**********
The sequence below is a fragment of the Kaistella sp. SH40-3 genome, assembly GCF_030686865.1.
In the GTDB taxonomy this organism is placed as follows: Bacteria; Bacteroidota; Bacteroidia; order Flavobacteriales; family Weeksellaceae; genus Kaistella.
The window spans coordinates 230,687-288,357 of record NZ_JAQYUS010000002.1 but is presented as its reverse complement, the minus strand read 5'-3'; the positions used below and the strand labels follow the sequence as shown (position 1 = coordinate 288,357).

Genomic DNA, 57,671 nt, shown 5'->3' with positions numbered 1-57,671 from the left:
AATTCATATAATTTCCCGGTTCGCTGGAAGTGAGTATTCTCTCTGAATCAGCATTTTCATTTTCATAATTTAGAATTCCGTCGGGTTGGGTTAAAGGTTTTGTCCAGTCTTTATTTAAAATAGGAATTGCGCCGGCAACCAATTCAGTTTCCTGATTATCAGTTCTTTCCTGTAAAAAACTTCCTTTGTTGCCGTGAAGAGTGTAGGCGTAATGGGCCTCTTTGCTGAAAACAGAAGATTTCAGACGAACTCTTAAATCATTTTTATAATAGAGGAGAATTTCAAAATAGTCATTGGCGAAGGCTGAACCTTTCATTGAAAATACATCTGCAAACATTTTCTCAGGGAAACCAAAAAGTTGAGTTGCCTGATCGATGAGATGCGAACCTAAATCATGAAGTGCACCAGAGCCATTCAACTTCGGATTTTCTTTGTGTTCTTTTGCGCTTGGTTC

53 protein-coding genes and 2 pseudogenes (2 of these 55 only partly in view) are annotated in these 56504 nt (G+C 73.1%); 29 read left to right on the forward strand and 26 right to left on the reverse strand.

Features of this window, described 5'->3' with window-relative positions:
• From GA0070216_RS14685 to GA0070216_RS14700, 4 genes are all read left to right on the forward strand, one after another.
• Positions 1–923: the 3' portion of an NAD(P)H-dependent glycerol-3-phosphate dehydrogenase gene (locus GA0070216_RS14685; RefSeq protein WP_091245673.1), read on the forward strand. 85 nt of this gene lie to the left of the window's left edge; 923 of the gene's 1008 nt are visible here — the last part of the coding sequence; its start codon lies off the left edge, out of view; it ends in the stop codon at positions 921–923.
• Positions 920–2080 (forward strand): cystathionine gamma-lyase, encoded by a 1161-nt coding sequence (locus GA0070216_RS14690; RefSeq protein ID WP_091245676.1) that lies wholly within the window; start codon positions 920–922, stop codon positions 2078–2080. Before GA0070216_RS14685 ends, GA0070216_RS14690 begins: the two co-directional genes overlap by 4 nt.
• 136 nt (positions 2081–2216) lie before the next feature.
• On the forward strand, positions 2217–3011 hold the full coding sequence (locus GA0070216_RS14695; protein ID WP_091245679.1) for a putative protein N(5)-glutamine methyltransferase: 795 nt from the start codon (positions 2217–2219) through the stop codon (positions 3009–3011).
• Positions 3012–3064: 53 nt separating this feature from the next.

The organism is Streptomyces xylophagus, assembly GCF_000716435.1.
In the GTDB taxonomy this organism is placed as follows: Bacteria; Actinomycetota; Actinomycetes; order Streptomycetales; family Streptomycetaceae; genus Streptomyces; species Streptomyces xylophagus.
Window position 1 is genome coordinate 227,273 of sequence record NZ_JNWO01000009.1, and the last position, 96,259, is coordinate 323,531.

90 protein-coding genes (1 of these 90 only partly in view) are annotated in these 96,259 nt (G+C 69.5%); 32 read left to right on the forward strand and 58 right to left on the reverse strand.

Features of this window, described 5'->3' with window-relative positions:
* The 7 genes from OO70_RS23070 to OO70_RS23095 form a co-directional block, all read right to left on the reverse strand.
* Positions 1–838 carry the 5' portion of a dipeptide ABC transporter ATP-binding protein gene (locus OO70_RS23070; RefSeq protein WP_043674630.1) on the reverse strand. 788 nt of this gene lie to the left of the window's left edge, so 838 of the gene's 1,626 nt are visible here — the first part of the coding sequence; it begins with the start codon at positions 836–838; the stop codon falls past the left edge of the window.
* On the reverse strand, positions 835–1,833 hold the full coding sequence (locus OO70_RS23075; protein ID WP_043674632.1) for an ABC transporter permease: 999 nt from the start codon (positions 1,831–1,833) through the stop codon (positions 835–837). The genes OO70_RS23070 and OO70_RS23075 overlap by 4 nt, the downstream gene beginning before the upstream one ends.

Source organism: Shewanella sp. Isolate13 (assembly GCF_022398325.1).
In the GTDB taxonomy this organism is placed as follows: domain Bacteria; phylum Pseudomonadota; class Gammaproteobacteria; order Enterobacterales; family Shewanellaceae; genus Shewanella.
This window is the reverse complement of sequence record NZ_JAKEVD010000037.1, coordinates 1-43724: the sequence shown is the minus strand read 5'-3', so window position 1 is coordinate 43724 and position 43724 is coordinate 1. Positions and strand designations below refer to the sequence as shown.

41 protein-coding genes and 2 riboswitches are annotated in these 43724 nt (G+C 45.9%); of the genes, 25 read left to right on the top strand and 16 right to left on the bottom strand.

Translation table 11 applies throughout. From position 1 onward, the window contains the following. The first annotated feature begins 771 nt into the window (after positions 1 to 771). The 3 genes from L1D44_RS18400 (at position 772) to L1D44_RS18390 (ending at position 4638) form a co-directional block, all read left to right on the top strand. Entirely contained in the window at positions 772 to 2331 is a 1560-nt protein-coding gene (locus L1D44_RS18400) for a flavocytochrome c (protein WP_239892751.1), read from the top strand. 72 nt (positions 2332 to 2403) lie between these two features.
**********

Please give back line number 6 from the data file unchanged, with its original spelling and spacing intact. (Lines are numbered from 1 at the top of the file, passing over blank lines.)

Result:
53 protein-coding genes and 2 pseudogenes (2 of these 55 only partly in view) are annotated in these 56504 nt (G+C 73.1%); 29 read left to right on the forward strand and 26 right to left on the reverse strand.